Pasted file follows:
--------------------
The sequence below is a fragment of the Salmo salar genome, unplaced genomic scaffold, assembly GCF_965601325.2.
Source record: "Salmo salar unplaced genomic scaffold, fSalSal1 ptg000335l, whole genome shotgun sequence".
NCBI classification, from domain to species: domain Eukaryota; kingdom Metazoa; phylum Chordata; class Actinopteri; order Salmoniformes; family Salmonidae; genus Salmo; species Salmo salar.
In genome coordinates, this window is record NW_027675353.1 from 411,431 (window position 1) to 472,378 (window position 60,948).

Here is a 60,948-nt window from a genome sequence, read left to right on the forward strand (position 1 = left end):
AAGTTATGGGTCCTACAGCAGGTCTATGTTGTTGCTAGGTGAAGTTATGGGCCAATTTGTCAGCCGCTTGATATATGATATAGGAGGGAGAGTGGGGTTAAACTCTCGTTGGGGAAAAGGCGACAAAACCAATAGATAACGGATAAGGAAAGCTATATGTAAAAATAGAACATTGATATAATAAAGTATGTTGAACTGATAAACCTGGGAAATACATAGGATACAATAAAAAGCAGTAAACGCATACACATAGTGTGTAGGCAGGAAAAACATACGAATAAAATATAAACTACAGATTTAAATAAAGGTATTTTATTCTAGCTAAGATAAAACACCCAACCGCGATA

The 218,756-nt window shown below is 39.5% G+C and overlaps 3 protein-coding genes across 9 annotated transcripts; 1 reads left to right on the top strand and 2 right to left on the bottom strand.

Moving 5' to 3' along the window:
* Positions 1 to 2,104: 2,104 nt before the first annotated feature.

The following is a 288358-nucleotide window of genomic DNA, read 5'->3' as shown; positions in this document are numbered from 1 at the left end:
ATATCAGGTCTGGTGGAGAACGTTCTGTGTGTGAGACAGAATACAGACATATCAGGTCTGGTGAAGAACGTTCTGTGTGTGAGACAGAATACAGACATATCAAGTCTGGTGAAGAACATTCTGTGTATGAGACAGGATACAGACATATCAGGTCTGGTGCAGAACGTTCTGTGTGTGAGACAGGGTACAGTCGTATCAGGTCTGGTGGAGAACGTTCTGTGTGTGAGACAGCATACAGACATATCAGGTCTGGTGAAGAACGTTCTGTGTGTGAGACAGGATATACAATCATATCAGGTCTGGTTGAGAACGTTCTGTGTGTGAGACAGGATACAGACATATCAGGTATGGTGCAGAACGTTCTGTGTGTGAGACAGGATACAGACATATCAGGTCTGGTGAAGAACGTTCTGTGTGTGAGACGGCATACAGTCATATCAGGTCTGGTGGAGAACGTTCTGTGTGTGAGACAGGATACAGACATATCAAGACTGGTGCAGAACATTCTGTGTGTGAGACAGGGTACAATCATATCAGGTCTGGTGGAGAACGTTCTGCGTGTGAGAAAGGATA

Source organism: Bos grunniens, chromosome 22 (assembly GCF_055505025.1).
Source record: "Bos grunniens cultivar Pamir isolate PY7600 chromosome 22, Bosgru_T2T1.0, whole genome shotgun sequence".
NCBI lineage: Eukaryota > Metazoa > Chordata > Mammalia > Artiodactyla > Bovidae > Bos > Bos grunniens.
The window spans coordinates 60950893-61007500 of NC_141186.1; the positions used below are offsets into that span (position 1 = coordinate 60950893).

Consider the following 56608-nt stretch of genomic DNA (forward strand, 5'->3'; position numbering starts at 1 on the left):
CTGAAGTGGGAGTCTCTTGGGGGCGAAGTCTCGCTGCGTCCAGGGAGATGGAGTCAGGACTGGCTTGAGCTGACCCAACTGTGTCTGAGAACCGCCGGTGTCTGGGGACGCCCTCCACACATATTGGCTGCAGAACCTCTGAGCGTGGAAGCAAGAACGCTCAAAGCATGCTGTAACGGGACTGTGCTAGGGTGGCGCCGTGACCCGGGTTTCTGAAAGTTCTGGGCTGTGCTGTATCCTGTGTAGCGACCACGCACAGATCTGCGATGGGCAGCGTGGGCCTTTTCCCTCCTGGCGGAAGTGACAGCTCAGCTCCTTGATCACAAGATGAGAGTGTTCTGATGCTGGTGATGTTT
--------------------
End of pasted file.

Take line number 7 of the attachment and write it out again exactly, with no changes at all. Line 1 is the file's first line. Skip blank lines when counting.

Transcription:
The 218,756-nt window shown below is 39.5% G+C and overlaps 3 protein-coding genes across 9 annotated transcripts; 1 reads left to right on the top strand and 2 right to left on the bottom strand.